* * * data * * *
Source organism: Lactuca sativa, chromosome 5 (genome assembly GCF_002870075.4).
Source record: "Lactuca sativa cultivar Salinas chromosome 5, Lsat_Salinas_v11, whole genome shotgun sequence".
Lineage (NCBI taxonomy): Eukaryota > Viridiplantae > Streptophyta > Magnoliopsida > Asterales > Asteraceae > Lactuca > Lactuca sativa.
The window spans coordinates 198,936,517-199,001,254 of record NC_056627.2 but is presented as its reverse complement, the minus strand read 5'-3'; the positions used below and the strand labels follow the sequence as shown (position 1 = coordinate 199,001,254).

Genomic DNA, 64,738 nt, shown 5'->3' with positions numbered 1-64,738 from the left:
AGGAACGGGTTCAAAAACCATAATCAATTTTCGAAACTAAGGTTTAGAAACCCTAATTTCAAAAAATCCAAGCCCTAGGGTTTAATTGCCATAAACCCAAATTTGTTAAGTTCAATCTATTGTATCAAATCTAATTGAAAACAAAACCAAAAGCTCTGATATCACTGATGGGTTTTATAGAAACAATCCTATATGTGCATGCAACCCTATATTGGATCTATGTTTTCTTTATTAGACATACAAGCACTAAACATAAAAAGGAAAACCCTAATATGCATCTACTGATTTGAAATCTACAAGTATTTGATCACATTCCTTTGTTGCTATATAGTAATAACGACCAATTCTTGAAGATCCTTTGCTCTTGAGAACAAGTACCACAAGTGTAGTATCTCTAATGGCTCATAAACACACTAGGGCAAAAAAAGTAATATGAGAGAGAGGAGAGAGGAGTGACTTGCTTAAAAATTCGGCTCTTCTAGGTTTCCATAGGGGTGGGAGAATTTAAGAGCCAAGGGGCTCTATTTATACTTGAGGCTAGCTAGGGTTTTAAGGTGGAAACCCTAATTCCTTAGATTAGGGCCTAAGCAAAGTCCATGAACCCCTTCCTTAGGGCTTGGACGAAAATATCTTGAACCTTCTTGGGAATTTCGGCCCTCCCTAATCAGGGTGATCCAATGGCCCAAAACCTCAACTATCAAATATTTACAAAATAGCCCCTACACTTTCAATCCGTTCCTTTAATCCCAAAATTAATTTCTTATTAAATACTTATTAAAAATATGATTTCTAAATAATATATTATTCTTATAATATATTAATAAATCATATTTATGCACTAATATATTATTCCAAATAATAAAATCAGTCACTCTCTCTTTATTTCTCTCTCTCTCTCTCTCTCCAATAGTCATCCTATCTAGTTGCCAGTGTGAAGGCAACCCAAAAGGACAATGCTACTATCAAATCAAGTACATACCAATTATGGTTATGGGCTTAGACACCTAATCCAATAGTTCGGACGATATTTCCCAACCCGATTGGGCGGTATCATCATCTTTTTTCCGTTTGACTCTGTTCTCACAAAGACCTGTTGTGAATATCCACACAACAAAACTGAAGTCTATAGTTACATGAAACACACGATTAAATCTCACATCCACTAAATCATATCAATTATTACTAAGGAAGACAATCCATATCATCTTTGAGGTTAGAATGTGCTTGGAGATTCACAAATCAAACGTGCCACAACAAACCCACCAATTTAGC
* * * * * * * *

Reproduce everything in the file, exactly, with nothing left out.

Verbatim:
Source organism: Lactuca sativa, chromosome 5 (genome assembly GCF_002870075.4).
Source record: "Lactuca sativa cultivar Salinas chromosome 5, Lsat_Salinas_v11, whole genome shotgun sequence".
Lineage (NCBI taxonomy): Eukaryota > Viridiplantae > Streptophyta > Magnoliopsida > Asterales > Asteraceae > Lactuca > Lactuca sativa.
The window spans coordinates 198,936,517-199,001,254 of record NC_056627.2 but is presented as its reverse complement, the minus strand read 5'-3'; the positions used below and the strand labels follow the sequence as shown (position 1 = coordinate 199,001,254).

Genomic DNA, 64,738 nt, shown 5'->3' with positions numbered 1-64,738 from the left:
AGGAACGGGTTCAAAAACCATAATCAATTTTCGAAACTAAGGTTTAGAAACCCTAATTTCAAAAAATCCAAGCCCTAGGGTTTAATTGCCATAAACCCAAATTTGTTAAGTTCAATCTATTGTATCAAATCTAATTGAAAACAAAACCAAAAGCTCTGATATCACTGATGGGTTTTATAGAAACAATCCTATATGTGCATGCAACCCTATATTGGATCTATGTTTTCTTTATTAGACATACAAGCACTAAACATAAAAAGGAAAACCCTAATATGCATCTACTGATTTGAAATCTACAAGTATTTGATCACATTCCTTTGTTGCTATATAGTAATAACGACCAATTCTTGAAGATCCTTTGCTCTTGAGAACAAGTACCACAAGTGTAGTATCTCTAATGGCTCATAAACACACTAGGGCAAAAAAAGTAATATGAGAGAGAGGAGAGAGGAGTGACTTGCTTAAAAATTCGGCTCTTCTAGGTTTCCATAGGGGTGGGAGAATTTAAGAGCCAAGGGGCTCTATTTATACTTGAGGCTAGCTAGGGTTTTAAGGTGGAAACCCTAATTCCTTAGATTAGGGCCTAAGCAAAGTCCATGAACCCCTTCCTTAGGGCTTGGACGAAAATATCTTGAACCTTCTTGGGAATTTCGGCCCTCCCTAATCAGGGTGATCCAATGGCCCAAAACCTCAACTATCAAATATTTACAAAATAGCCCCTACACTTTCAATCCGTTCCTTTAATCCCAAAATTAATTTCTTATTAAATACTTATTAAAAATATGATTTCTAAATAATATATTATTCTTATAATATATTAATAAATCATATTTATGCACTAATATATTATTCCAAATAATAAAATCAGTCACTCTCTCTTTATTTCTCTCTCTCTCTCTCTCTCCAATAGTCATCCTATCTAGTTGCCAGTGTGAAGGCAACCCAAAAGGACAATGCTACTATCAAATCAAGTACATACCAATTATGGTTATGGGCTTAGACACCTAATCCAATAGTTCGGACGATATTTCCCAACCCGATTGGGCGGTATCATCATCTTTTTTCCGTTTGACTCTGTTCTCACAAAGACCTGTTGTGAATATCCACACAACAAAACTGAAGTCTATAGTTACATGAAACACACGATTAAATCTCACATCCACTAAATCATATCAATTATTACTAAGGAAGACAATCCATATCATCTTTGAGGTTAGAATGTGCTTGGAGATTCACAAATCAAACGTGCCACAACAAACCCACCAATTTAGC